Monday, September 24, 2018

AOS - Every turbocharged Subaru should have one

When I bought my first turbocharged Subaru, I started learning all sorts of things to better understand my car.  From maintenance to modifications, there was a lot I needed to know so I could properly care for my car.  I'm still learning things as I take each step with modifying my WRX STI to my liking but when I noticed a puff of blue smoke coming from my exhaust on startup, I ran back to the drawing board and realized I had been holding off on a modification that I probably should've done the second I got the car: an Air-Oil Separator.


While common on modified cars, an Air-Oil Separator (AOS) can still be beneficial.  Even in stock form, oil can still make it's way through the intake system.  Boxer engines, or horizontally opposed engines, have pistons that move side to side. When running, the G-Forces push excess oil to the tops of the pistons. Because oil is just as combustible as fuel, this causes irregularities with the controlled explosions in the engine, subsequently creating multiple explosions or "detonation".  This can lead to causing the ever-popular "ringland failure" problem.  Installing an AOS eliminates the oil vapors in an intake system thus eliminating the loss of octane.  Without oil being burned off and the octane levels up, the engine can make more power!

On a stock turbocharged boxer engine, that oil getting through the intercooler doesn't make its way back to the engine.  As it is subsequently burned off, your oil levels start to drop a little.  It's not a significant amount, but over a long period of time it can be detrimental to the piston rings if the engine oil level isn't kept up.  Tie in the fact that the detonation and oil buildup in the engine are already wreaking havoc on those same rings and it's an accident waiting to happen.  Again, this can still happen on a bone-stock WRX, so even those who have been careful with their cars run the risk.

I've not noticed a single issue since installing the AOS on my car.  No loss in power, no puff of blue smoke, nothing but good things to report.  If you've got a turbocharged Subaru and you enjoy getting after it like I do, an Air-Oil Separator may not be the most glamorous modification you can spend your money on.  However, it'll certainly allow you to to have more fun and more peace-of-mind as you push your car further!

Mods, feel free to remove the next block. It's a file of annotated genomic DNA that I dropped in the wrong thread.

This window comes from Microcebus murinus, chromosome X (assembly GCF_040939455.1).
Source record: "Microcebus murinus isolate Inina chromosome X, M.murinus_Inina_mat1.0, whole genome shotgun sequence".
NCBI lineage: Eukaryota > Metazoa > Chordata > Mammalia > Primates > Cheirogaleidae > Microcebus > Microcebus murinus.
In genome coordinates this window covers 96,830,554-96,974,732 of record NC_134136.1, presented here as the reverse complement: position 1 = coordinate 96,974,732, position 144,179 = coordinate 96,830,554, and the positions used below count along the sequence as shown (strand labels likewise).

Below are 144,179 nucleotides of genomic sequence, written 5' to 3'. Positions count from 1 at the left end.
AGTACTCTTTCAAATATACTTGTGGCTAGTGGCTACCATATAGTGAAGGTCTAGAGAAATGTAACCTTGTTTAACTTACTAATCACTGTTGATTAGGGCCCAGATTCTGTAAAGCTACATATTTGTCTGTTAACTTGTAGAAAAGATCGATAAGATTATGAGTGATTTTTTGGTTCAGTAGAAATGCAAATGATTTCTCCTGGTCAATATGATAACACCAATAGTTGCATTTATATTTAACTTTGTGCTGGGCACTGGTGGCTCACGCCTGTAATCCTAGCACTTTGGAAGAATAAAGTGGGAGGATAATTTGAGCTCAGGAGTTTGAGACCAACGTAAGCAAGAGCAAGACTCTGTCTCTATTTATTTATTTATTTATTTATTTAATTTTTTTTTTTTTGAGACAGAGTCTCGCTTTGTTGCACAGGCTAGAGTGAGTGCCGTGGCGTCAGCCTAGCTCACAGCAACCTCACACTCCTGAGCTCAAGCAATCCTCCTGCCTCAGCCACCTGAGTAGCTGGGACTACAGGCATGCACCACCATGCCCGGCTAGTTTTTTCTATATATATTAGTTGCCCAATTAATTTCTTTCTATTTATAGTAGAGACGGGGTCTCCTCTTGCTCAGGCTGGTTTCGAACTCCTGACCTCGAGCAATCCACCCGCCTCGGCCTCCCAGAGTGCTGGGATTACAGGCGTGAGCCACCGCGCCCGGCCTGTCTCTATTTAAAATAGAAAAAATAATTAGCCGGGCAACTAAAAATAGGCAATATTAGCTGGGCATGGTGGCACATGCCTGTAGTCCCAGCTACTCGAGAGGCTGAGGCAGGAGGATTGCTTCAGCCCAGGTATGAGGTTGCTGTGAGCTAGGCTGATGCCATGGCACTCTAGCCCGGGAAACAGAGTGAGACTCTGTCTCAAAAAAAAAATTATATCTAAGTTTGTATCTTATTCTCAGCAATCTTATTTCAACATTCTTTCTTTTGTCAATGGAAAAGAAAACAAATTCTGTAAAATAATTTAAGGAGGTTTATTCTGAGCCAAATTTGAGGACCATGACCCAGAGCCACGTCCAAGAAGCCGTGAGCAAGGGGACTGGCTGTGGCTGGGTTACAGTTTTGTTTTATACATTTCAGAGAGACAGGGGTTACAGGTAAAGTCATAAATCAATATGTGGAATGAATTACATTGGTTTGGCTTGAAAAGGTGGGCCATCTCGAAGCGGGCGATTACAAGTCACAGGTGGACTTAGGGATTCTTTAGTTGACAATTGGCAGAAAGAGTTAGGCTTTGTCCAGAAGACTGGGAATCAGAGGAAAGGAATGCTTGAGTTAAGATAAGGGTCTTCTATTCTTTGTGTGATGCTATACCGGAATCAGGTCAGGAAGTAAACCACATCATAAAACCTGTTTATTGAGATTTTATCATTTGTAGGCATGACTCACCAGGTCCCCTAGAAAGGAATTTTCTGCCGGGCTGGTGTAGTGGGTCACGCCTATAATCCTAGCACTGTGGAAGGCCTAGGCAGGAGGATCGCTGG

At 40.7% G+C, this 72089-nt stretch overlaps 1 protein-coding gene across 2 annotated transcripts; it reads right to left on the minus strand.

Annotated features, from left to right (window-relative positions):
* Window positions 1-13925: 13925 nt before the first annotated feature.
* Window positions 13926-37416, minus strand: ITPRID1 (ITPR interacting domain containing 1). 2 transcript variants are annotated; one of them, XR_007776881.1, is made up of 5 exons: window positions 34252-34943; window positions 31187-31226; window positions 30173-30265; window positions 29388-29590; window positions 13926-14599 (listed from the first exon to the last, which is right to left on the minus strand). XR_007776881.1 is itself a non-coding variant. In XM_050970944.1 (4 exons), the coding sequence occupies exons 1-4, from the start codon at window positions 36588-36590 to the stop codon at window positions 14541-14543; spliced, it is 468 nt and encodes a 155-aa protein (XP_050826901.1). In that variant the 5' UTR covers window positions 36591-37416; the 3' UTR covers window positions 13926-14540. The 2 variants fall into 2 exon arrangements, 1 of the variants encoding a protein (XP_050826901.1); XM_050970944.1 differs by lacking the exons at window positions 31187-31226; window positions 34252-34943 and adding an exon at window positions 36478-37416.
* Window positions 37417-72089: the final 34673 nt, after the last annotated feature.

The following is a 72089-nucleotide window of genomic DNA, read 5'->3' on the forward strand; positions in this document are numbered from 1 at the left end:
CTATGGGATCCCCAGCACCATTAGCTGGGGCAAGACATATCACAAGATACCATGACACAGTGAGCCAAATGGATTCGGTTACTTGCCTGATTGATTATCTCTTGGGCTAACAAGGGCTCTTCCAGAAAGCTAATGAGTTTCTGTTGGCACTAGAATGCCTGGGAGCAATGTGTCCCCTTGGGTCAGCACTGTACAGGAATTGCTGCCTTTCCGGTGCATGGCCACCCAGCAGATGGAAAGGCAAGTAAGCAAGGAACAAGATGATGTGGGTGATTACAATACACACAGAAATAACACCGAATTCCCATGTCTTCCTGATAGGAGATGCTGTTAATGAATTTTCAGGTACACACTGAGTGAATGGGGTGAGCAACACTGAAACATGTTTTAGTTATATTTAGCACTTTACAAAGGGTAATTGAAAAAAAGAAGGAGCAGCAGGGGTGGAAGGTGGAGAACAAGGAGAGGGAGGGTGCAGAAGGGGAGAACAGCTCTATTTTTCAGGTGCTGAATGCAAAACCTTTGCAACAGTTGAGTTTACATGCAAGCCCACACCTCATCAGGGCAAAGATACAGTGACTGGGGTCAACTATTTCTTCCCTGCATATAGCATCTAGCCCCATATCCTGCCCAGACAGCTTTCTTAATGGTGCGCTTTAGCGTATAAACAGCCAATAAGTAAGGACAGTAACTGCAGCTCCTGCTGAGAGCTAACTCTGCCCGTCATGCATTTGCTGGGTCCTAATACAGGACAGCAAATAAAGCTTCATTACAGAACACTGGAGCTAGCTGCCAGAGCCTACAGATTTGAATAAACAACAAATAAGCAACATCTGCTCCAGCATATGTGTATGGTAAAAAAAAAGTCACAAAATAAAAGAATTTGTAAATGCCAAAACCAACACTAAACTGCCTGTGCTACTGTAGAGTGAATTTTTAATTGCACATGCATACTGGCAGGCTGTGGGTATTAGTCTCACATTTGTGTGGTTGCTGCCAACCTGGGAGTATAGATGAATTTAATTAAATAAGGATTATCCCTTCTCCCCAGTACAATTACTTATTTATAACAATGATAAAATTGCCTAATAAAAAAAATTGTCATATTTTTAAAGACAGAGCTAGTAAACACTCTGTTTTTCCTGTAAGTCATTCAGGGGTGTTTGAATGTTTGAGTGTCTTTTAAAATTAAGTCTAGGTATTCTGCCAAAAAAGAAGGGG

Will the Turbo Forester return?

Well, I can't avoid the facts anymore.  The Forester XT has joined the mausoleum of fun turbocharged Subarus that I loved like the Outback XT and Legacy GT.  Sure, the new 2019 Forester has a "Sport" model, but there's only so much you can do with 182 horsepower and some fancy trim.  While their overall lineup seems to be heading in the vanilla direction, we might still have some hope from our friends at Subaru Tecnica International - STI.


In years past, the US market has been largely ignored for the the Fast and Furious models that guys like me crave.  Look through just about any imported model and you'll find cool variations and homologation models that we've never had on US soil... and the STI lineup from Subaru is no exception.  However, that trend has been starting to change with a few limited production units we've managed to snag in recent years.  Subaru has brought over some STI fun with the BRZ tS and the WRX STI Type RA before, so is a quicker turbocharged Forester a possibility for us in the future?


Foresters have never worn the STI badge here in the states before, but there have been STI versions made in Japan before.  Much like the tweaked BRZ they made, the Forester tS has brought Subaru's racing boys to their family-sized crossover SUV before.  Improved aero, revised suspension, and interior and exterior tweaks to make it feel special.  These features have graced the Forester tS models in Japan before... but those have also been built around the existing turbocharged Forester XT to begin with.  One could say if the US were to get a Forester with STI treatment that it would still only come in the form of aero and handling and leave the naturally aspirated Boxer engine under the hood alone.

Still the possibility of more STI models in the US isn't out of the question.  As part of Subaru's "Prominence 2020 Plan", the STI Brand is charged with bringing more racing support, more performance parts, and more complete cars to the US market.  While the year 2020 is bearing down on us quickly, we've already seen a spike in special edition and limited production performance models coming to the states.

The possibility exists for Subaru to bring a Turbocharged Forester back to the US Market, but it's uncertain if they recognize enough of a demand in the market for something like this.  Don't hold your breath, as Subaru seems to lean more on the WRX and BRZ as their options for performance-minded customers.  Even the 6-cylinder Outback and Legacy have their days numbered and it's uncertain if those models will go back to a single engine option like the Forester has for 2019.  As 2020 approaches with the new Outback and Legacy design, the new WRX and WRX STI design, and the target point for their plans, we'll have to wait and see if STI will deliver us anything more than they already have.  Dear Forester... I'll be waiting.